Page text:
“As a model for acute and episodic care for patients coming to the hospital who don’t speak English, this is a fine model.

“The fact, though, is that the Spanish speaking population in the United States is not primarily an acute care population — more than anything it’s a chronic care population with high rates of diabetes, hypertension, hyperlipidemia, obesity and depression — and these are things that require communication that goes far beyond what is required in acute and episodic care.

“For this, we need motivational interviewing; we need health care professionals to talk about lifestyle changes; to talk about setting goals. Clinical conversations with patients need to develop self-efficacy, their belief that they can ‘change.’”

To do that, this new three-phase program integrates language instruction and the development of Spanish language proficiency with health communication in a clinical setting. It starts with a seven-week student language classroom course during the summer that will integrate second language instruction with health communication training.

A nine-month clinical component follows, consisting of telephone health-coaching, pairing students with two or three diabetic patients, who they call every two weeks. Students ask about their diabetes control, any obstacles they’re facing in their diet or exercise routine, and talk about setting goals and how to meet those goals.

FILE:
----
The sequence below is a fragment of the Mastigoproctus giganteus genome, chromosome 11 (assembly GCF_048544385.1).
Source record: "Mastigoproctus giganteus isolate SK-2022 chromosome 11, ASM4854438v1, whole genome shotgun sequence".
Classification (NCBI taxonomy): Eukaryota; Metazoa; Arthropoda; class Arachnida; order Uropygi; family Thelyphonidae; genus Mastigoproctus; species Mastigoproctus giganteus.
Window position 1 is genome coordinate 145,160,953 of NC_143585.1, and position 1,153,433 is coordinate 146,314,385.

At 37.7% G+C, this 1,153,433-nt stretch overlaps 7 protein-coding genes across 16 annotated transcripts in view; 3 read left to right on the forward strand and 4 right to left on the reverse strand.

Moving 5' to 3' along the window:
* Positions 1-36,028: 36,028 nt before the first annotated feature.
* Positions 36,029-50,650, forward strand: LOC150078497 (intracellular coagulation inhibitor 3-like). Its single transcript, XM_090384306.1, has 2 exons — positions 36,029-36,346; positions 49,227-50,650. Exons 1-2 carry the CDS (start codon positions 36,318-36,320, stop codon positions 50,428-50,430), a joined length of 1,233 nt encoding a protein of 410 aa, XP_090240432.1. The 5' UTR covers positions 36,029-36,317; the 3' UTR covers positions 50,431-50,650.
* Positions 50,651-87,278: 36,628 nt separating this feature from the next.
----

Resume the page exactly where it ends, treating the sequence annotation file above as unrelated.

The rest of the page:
Finally, the students participate in an “immersion” component in Honduras, through the Global Health Initiative, a program offered by the College of Nursing.

The research components of the project include program level analysis, student level analysis, and patient level analysis.

“We want to know how a program like this functions in an academic structure like Ohio State’s College of Nursing," Martinez said. "Diane Birckbichler, director, Center for Languages, Literatures and Cultures, will evaluate this to see how this kind of educational intervention works within an academic setting."

At the student level, language proficiency will be measured at different points in the program to see which part raises proficiency more.

“We expect the greatest gains will be when the students are on the phone with the patients, and not necessarily when they are in the classroom,” Martinez said.

They will tape and analyze those interactions using Rotor Interaction Analysis System — an analytic tool used in health communication to determine effectiveness of patient- provider communication.

They will look at the quality of the conversations and how they change over time. As the practitioner and patient get to know each other and build rapport, they will be interested in seeing how those discourse features change.

Health outcomes will be measured at the patient level; the researchers hope to make the case that when put together, language, communication and clinical instruction have a positive impact on glycemic control, diabetes self-efficacy and depression.

ResearchProject co-investigators and consultants are Jennifer Moreland, Nationwide Children’s Hospital; Margaret Graham, vice dean, College of Nursing; Diane Birckbichler, director, Center for Languages, Literatures and Cultures; Laura Szalacha, research professor and statistician, nursing; Kathy Stone, professor emerita, nursing; and Alejandro Diez, clinical assistant professor of nephrology, College of Medicine.

—Sandi Rutkowski and Tan Nguyen